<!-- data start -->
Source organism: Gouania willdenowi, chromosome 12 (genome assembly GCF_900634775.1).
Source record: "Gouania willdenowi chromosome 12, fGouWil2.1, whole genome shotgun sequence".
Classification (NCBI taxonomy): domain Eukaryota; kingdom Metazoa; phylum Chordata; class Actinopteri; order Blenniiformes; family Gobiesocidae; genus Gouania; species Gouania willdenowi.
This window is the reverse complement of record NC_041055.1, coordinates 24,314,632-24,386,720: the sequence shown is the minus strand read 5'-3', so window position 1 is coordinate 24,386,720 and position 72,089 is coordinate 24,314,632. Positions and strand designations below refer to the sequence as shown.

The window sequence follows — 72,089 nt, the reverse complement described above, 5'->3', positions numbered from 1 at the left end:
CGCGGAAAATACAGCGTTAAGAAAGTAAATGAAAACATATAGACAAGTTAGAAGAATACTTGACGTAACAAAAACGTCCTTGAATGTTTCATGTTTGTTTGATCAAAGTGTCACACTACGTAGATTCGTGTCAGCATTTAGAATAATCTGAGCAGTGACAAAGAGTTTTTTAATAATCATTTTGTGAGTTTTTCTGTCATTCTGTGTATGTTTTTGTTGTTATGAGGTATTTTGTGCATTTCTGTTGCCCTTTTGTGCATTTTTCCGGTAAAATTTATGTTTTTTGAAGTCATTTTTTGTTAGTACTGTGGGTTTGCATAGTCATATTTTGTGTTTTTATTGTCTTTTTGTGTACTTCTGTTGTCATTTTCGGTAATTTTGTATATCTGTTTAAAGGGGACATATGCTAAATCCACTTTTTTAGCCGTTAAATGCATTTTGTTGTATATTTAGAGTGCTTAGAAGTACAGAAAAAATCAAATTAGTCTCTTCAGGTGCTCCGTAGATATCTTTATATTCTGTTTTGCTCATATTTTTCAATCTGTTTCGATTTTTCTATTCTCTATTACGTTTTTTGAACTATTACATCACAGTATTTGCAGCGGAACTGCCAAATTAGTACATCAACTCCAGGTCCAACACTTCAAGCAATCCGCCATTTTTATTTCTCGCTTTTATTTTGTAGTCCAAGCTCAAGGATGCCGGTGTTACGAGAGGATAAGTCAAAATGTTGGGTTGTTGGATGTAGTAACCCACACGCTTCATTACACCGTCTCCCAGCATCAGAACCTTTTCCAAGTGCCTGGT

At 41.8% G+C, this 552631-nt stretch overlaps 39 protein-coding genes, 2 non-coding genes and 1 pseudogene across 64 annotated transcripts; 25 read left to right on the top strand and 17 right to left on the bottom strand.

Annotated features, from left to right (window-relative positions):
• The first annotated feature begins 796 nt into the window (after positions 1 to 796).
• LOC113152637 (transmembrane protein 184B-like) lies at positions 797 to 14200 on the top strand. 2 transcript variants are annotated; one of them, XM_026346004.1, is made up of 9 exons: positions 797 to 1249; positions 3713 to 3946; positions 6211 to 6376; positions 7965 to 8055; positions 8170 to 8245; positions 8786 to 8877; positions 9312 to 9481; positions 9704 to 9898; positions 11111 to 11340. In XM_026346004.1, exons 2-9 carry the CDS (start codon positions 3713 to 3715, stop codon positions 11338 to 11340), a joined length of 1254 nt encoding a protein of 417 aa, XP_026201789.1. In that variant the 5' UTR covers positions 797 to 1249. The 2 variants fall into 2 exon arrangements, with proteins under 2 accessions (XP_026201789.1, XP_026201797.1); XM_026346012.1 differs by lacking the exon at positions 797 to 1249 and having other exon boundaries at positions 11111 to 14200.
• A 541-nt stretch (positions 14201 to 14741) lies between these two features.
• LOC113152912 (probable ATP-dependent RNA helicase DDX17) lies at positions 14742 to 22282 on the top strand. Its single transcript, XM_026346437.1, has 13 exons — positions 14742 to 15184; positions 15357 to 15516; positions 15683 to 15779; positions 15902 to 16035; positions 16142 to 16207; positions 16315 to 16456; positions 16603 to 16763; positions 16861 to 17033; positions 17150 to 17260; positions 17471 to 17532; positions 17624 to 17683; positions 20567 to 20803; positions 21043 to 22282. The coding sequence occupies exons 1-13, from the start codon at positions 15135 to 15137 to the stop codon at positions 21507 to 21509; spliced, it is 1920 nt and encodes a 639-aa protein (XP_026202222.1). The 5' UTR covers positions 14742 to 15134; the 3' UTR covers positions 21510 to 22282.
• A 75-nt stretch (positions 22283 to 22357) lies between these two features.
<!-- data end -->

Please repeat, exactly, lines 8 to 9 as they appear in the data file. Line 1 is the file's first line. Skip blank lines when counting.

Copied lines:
Annotated features, from left to right (window-relative positions):
• The first annotated feature begins 796 nt into the window (after positions 1 to 796).